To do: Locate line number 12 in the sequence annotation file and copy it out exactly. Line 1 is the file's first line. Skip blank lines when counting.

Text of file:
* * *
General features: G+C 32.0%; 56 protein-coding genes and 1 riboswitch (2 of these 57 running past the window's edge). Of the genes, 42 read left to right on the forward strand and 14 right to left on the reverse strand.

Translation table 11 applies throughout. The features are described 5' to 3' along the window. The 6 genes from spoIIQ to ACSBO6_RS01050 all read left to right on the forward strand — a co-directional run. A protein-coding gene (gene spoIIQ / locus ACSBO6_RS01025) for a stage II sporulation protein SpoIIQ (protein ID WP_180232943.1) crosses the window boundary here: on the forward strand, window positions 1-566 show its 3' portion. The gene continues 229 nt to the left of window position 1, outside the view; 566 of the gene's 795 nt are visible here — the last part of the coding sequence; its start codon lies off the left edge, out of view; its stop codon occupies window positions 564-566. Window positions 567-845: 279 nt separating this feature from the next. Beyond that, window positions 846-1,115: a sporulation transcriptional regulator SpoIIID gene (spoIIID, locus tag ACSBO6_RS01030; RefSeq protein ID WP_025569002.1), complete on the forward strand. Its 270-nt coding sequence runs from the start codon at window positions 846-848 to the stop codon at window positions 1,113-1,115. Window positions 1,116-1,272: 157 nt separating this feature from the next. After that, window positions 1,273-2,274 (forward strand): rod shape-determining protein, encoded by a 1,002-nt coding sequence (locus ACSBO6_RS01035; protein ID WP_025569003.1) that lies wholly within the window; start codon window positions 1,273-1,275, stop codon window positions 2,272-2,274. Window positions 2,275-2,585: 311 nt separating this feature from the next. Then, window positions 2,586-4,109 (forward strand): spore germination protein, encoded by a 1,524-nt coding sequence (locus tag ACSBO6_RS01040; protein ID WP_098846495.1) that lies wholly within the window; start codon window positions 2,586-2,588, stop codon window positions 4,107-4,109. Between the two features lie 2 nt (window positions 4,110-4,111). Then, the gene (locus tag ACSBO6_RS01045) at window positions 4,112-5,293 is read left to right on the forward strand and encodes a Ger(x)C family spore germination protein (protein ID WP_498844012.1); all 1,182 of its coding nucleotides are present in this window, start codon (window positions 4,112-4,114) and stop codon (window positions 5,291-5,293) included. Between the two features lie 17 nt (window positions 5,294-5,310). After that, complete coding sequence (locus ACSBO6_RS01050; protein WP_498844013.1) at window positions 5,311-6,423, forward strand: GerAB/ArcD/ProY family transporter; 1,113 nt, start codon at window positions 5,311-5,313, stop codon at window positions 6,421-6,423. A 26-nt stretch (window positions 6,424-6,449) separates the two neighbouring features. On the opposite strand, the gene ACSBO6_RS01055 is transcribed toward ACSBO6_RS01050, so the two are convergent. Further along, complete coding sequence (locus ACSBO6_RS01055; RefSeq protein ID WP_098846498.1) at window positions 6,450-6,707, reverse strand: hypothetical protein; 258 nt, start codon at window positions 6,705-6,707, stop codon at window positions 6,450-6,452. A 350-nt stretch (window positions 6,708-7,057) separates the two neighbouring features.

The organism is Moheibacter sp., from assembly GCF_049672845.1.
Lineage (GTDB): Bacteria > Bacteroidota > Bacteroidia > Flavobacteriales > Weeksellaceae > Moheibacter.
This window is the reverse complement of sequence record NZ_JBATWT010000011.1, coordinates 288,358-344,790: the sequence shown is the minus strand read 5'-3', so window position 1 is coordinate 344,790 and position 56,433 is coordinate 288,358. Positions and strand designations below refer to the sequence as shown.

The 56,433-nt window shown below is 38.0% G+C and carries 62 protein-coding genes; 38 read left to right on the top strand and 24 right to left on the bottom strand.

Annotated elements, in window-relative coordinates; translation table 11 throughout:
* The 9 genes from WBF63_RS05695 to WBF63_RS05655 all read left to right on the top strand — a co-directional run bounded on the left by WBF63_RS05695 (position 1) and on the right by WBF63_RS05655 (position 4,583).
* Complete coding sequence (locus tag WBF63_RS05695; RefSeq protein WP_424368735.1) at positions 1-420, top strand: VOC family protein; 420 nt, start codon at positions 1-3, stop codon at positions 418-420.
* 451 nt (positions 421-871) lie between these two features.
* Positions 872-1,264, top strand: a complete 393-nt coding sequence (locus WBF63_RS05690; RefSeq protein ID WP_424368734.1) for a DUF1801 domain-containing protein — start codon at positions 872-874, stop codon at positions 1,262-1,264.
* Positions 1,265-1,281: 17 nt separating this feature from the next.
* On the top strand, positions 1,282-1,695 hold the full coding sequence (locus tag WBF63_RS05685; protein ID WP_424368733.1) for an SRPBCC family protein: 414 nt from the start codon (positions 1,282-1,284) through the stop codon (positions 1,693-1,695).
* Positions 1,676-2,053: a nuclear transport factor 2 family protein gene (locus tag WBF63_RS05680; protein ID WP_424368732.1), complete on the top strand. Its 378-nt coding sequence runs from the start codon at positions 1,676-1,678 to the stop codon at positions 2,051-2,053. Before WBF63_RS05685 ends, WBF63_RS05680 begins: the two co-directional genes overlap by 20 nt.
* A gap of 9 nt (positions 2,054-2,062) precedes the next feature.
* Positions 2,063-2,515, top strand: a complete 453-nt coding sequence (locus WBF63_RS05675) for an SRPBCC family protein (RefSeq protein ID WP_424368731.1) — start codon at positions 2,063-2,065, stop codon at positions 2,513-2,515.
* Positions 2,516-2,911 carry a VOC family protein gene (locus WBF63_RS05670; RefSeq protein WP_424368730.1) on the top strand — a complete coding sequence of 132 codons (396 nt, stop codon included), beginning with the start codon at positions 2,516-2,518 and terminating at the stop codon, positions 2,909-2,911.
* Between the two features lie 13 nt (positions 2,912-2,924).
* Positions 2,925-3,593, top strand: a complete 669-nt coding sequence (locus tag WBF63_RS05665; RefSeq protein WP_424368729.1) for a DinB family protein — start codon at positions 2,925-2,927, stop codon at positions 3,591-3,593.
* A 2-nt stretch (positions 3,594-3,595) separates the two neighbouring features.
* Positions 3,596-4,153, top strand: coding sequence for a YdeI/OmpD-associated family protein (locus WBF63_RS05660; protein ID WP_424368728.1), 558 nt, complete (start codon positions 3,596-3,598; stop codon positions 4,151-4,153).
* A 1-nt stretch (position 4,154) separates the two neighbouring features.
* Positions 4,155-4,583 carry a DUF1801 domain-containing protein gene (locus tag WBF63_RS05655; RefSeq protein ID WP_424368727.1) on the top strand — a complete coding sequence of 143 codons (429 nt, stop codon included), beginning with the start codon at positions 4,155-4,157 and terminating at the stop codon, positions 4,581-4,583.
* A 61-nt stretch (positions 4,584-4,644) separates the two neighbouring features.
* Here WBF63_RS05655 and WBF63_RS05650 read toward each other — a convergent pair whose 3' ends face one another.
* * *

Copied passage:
* Positions 1,265-1,281: 17 nt separating this feature from the next.